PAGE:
The American Journal of Physiology – Endocrinology and Metabolism is reporting on the effects of recovery sleep after one work week of mild sleep restriction. Researchers are specifically examining the effects on interleukin-6 and cortisol secretion and daytime sleepiness and performance.
According to the article “Effects of recovery sleep after one work week of mild sleep restriction on interleukin-6 and cortisol secretion and daytime sleepiness and performance“, one workweek of mild sleep restriction adversely impacts sleepiness, performance, and proinflammatory cytokines. The response is that many individuals try to overcome these adverse effects by extending their sleep on weekends.
To assess whether extended recovery sleep reverses the effects of mild sleep restriction on sleepiness/alertness, inflammation, and stress hormones, 30 healthy young men and women (mean age ± SD, 24.7 ± 3.5 yr; mean body mass index ± SD, 23.6 ± 2.4 kg/m2) participated in a sleep laboratory experiment of 13 nights [4 baseline nights (8 h/night), followed by 6 sleep restriction nights (6 h/night) and 3 recovery nights (10 h/night)].
Twenty-four-hour profiles of circulating IL-6 and cortisol, objective and subjective daytime sleepiness (Multiple Sleep Latency Test and Stanford Sleepiness Scale), and performance (Psychomotor Vigilance Task) were assessed on days 4 (baseline), 10 (after 1 wk of sleep restriction), and 13 (after 2 nights of recovery sleep).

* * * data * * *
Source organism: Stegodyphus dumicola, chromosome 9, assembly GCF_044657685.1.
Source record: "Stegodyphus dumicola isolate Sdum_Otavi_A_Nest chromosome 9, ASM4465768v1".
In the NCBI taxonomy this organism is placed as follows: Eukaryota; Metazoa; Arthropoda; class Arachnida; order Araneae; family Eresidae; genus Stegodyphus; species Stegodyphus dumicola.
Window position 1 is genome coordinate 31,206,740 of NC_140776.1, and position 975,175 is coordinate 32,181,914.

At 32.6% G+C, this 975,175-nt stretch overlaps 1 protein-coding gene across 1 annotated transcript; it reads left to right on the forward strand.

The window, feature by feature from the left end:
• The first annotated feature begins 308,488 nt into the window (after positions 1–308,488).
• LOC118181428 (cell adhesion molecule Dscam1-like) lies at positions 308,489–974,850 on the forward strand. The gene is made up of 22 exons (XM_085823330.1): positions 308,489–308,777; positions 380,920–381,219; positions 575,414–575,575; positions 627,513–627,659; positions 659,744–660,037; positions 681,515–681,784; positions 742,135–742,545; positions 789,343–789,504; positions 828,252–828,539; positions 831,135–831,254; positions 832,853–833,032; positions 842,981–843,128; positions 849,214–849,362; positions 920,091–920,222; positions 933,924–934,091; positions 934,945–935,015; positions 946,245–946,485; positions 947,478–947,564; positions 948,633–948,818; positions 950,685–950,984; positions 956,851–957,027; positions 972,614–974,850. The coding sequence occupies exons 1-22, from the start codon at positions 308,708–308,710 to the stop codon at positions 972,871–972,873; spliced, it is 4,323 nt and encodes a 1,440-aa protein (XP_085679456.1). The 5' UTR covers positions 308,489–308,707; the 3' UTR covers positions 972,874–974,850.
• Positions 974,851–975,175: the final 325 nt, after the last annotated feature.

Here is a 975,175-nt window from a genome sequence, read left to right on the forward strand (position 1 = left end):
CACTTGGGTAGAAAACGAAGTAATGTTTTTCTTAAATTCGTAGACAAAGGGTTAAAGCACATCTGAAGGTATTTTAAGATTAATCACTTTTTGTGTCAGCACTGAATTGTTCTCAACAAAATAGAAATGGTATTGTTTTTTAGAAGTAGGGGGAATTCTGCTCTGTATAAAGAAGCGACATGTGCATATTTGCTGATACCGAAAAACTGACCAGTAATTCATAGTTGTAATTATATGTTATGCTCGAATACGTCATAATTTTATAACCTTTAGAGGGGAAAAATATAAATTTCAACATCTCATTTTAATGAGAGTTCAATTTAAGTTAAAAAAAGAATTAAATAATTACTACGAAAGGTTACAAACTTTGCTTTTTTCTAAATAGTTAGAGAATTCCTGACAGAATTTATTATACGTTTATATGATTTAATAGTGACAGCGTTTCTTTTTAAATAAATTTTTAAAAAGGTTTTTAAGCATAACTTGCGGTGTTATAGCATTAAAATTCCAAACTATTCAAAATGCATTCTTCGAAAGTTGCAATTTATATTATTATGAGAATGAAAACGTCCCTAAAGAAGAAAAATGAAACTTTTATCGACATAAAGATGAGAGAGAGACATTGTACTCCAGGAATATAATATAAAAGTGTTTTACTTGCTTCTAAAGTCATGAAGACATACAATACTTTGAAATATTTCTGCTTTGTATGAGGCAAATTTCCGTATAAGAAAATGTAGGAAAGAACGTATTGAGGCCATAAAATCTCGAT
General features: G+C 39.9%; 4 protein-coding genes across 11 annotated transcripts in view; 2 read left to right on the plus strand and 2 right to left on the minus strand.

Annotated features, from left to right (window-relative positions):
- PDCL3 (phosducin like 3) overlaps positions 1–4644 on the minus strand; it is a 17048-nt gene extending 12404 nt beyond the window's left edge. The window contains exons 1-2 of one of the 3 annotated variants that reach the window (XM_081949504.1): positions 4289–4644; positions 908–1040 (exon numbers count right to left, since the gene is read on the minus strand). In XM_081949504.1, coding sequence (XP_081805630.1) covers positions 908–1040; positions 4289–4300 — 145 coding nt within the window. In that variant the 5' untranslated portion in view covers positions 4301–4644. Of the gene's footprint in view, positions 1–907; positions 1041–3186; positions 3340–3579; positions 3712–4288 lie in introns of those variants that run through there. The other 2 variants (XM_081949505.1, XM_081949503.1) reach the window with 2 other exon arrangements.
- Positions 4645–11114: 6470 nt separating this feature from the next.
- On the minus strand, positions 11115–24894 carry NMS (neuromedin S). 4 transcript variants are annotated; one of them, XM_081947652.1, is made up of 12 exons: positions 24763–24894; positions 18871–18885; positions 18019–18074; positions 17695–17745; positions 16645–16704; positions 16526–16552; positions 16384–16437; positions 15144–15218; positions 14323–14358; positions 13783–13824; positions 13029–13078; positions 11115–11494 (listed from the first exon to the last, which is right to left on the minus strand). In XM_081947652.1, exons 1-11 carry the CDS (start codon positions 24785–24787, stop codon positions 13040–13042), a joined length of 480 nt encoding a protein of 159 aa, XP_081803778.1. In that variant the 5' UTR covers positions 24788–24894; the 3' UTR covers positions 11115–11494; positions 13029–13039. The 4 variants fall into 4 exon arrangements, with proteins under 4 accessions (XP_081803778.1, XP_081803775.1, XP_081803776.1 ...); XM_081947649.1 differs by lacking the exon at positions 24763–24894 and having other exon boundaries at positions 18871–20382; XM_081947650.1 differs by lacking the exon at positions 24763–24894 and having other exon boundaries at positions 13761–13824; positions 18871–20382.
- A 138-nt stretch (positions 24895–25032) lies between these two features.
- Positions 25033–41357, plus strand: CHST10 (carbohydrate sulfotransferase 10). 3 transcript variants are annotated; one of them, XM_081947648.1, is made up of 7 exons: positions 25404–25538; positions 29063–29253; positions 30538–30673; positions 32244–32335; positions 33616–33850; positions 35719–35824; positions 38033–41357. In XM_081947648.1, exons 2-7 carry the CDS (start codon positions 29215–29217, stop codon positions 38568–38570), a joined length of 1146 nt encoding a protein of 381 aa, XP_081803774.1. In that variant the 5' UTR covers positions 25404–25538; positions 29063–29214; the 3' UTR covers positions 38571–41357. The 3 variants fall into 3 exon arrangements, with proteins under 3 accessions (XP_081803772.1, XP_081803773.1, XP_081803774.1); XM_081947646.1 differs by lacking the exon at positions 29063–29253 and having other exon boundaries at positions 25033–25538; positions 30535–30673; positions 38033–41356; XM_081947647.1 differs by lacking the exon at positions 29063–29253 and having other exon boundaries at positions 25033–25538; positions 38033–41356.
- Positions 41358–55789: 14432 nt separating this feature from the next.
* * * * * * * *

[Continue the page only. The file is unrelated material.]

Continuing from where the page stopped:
Serial 24-h IL-6 plasma levels increased significantly during sleep restriction and returned to baseline after recovery sleep. Serial 24-h cortisol levels during restriction did not change compared with baseline, but after recovery they were significantly lower.
Subjective and objective sleepiness increased significantly after restriction and returned to baseline after recovery. In contrast, performance deteriorated significantly after restriction and did not improve after recovery.
Extended recovery sleep over the weekend reverses the impact of one work week of mild sleep restriction on daytime sleepiness, fatigue, and IL-6 levels, and reduces cortisol levels. However, it does not correct performance deficits. The long-term effects of a repeated sleep restriction/sleep recovery weekly cycle in humans remain unknown.
Source: American Physiological Society